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The Memory Lives On: Spurred by loss, parents take fight to disease

November 4, 2011

In memory of their daughter Gabrielle (lower right), Jeff and Louise Dinsmore, seen here in a family portrait taken during Christmas of 2009, started a camp for children with heart issues.

COVENTRY—The only camp hosted in Rhode Island for children with heart defects began with the life of one little girl.

Gabrielle Dinsmore was born seven weeks premature on April 26, 2007. She weighed only three pounds and 15 ounces when doctors detected a heart murmur. Gabrielle was kept in the Neonatal Intensive Care Unit (NICU) at Women & Infants Hospital.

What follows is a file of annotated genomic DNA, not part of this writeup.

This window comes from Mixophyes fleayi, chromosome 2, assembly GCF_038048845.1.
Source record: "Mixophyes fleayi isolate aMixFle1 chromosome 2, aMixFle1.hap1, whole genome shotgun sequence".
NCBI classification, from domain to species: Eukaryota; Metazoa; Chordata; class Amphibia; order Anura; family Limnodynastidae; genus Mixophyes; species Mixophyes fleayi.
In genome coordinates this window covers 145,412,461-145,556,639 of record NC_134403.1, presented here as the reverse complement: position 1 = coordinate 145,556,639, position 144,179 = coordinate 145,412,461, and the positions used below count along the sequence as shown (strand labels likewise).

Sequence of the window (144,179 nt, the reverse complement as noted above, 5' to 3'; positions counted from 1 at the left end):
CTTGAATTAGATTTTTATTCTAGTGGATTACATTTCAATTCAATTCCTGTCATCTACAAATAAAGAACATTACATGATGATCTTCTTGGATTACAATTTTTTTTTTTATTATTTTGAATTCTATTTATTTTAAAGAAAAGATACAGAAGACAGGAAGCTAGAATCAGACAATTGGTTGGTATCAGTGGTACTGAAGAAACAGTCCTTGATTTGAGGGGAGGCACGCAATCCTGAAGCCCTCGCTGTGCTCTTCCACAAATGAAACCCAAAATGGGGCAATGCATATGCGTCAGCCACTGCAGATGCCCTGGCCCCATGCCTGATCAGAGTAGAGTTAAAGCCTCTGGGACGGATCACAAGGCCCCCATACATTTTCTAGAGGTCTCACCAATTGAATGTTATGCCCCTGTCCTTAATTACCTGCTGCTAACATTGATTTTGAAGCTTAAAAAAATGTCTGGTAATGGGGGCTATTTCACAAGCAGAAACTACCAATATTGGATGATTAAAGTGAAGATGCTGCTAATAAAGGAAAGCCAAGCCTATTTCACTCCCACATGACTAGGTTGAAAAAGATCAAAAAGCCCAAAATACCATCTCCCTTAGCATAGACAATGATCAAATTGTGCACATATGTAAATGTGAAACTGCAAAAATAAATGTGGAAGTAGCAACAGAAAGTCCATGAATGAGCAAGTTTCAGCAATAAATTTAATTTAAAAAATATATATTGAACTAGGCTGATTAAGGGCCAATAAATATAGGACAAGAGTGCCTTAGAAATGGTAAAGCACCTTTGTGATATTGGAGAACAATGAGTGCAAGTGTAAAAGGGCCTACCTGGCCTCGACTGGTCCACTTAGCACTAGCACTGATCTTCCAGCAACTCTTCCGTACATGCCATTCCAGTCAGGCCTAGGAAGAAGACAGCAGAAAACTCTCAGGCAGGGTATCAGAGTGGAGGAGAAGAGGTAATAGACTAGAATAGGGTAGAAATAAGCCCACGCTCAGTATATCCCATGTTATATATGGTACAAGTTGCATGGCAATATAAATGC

When she was only a week or two old, she was diagnosed with hypertrophic cardiomyopathy, a congenital heart defect that causes an extreme thickening of the heart wall muscle.

The condition makes “it hard for the heart to expand and contract,” Gabrielle’s mother, Louise Dinsmore said.

Gabrielle was just days old when her parents, Louise and Jeff Dinsmore, met who would become her cardiologist, Dr. Lloyd R. Feit. Feit and Dr. Steven Colan of Children’s Hospital in Boston followed Gabrielle’s case.

In May of 2008, Gabrielle had her first open heart surgery. It would then be followed closely by her second open-heart surgery. The doctors would remove what was blocking her aortic valve.

After that, a team of genetic specialists saw Gabrielle. She had severe eating and gastrointestinal issues and had to have a feeding tube put in, her mother said.

Gabrielle had issues with multiple organs, Louise Dinsmore said.

In December of 2008, Gabrielle had her third open heart surgery. She would later develop pulmonary hypertension and Wolfe Parkinson White Syndrome, another heart condition.

For more information pick up a copy of the Coventry Courier

Southern Rhode Island Newspapers
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